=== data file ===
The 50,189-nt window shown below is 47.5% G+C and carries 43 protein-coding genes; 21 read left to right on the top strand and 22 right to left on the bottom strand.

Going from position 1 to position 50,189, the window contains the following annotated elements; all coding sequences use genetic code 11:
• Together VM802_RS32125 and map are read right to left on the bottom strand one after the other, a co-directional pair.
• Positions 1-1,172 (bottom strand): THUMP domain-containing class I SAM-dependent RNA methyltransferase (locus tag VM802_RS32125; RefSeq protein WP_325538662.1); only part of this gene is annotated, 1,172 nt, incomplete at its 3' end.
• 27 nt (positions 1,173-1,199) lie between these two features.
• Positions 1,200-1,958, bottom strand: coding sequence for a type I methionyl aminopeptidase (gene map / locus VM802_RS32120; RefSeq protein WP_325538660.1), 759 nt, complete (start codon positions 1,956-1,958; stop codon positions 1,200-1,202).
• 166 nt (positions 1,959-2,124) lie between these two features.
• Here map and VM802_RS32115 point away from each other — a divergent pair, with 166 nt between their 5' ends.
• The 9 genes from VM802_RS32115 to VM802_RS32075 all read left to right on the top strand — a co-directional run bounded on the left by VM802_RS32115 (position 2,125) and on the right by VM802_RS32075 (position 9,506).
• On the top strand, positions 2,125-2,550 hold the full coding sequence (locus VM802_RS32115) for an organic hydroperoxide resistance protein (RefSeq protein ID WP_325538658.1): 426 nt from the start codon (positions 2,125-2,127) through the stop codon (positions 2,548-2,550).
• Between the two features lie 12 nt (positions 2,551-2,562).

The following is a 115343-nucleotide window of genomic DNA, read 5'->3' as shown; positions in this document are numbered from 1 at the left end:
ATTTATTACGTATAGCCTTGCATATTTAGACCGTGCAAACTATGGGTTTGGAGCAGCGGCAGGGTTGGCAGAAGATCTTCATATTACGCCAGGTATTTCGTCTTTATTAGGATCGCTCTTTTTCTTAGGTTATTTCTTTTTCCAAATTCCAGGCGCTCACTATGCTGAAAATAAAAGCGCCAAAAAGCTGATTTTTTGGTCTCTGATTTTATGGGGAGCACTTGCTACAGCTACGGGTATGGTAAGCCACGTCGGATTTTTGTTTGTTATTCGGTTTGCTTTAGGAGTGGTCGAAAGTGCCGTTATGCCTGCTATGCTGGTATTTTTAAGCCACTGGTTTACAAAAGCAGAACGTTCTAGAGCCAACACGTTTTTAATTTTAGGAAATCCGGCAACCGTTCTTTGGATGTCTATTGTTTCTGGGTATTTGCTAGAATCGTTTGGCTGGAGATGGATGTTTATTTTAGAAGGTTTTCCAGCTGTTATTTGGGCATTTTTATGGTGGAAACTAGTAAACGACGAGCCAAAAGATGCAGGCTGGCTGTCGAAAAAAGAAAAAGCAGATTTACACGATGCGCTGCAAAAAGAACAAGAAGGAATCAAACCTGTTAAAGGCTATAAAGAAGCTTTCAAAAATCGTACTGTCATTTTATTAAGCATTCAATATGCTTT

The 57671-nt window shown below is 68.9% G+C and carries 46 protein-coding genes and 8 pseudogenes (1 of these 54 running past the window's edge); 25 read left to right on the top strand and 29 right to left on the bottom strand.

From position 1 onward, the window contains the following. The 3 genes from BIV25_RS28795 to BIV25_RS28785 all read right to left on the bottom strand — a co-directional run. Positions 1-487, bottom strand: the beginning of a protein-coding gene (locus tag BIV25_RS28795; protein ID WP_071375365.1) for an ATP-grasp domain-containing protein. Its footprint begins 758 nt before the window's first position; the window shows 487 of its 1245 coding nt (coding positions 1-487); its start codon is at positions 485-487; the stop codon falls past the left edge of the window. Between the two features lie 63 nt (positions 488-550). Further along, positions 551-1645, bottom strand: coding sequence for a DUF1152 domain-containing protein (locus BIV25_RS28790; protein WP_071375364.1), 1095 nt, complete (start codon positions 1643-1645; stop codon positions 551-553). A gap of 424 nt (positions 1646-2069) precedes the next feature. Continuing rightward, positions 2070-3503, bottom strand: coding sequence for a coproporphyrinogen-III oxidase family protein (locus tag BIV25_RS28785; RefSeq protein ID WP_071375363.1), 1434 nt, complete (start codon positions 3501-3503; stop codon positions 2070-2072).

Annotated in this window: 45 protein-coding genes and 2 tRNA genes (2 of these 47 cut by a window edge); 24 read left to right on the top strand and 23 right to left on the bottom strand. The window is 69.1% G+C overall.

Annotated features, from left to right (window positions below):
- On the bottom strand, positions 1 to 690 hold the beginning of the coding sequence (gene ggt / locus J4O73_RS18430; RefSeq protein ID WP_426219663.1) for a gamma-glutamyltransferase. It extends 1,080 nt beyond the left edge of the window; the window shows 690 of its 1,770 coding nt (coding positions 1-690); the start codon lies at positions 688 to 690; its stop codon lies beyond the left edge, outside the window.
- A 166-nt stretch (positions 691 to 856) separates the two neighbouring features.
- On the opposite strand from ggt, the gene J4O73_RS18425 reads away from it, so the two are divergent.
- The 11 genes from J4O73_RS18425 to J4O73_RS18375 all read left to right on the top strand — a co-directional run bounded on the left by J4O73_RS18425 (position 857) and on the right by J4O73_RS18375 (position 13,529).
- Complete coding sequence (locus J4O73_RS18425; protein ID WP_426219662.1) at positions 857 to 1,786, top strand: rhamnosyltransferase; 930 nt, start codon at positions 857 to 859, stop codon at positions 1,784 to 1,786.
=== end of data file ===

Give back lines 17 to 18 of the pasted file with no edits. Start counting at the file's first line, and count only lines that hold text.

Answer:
Annotated features, from left to right (window positions below):
- On the bottom strand, positions 1 to 690 hold the beginning of the coding sequence (gene ggt / locus J4O73_RS18430; RefSeq protein ID WP_426219663.1) for a gamma-glutamyltransferase. It extends 1,080 nt beyond the left edge of the window; the window shows 690 of its 1,770 coding nt (coding positions 1-690); the start codon lies at positions 688 to 690; its stop codon lies beyond the left edge, outside the window.